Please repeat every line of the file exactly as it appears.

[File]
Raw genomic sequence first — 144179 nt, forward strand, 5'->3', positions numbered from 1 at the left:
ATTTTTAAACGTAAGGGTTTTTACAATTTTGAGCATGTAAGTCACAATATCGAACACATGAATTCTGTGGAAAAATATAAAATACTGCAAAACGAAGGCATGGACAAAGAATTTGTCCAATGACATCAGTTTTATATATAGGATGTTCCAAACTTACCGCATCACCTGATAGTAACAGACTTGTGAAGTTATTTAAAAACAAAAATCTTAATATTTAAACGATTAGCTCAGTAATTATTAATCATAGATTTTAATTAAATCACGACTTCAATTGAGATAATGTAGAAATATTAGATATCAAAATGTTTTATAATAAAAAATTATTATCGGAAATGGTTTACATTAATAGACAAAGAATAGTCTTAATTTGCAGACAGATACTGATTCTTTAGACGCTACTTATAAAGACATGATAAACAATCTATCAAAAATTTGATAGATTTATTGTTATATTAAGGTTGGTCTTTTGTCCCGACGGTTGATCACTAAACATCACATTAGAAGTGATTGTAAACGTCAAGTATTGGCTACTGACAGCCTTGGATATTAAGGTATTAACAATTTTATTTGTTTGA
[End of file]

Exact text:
Raw genomic sequence first — 144179 nt, forward strand, 5'->3', positions numbered from 1 at the left:
ATTTTTAAACGTAAGGGTTTTTACAATTTTGAGCATGTAAGTCACAATATCGAACACATGAATTCTGTGGAAAAATATAAAATACTGCAAAACGAAGGCATGGACAAAGAATTTGTCCAATGACATCAGTTTTATATATAGGATGTTCCAAACTTACCGCATCACCTGATAGTAACAGACTTGTGAAGTTATTTAAAAACAAAAATCTTAATATTTAAACGATTAGCTCAGTAATTATTAATCATAGATTTTAATTAAATCACGACTTCAATTGAGATAATGTAGAAATATTAGATATCAAAATGTTTTATAATAAAAAATTATTATCGGAAATGGTTTACATTAATAGACAAAGAATAGTCTTAATTTGCAGACAGATACTGATTCTTTAGACGCTACTTATAAAGACATGATAAACAATCTATCAAAAATTTGATAGATTTATTGTTATATTAAGGTTGGTCTTTTGTCCCGACGGTTGATCACTAAACATCACATTAGAAGTGATTGTAAACGTCAAGTATTGGCTACTGACAGCCTTGGATATTAAGGTATTAACAATTTTATTTGTTTGA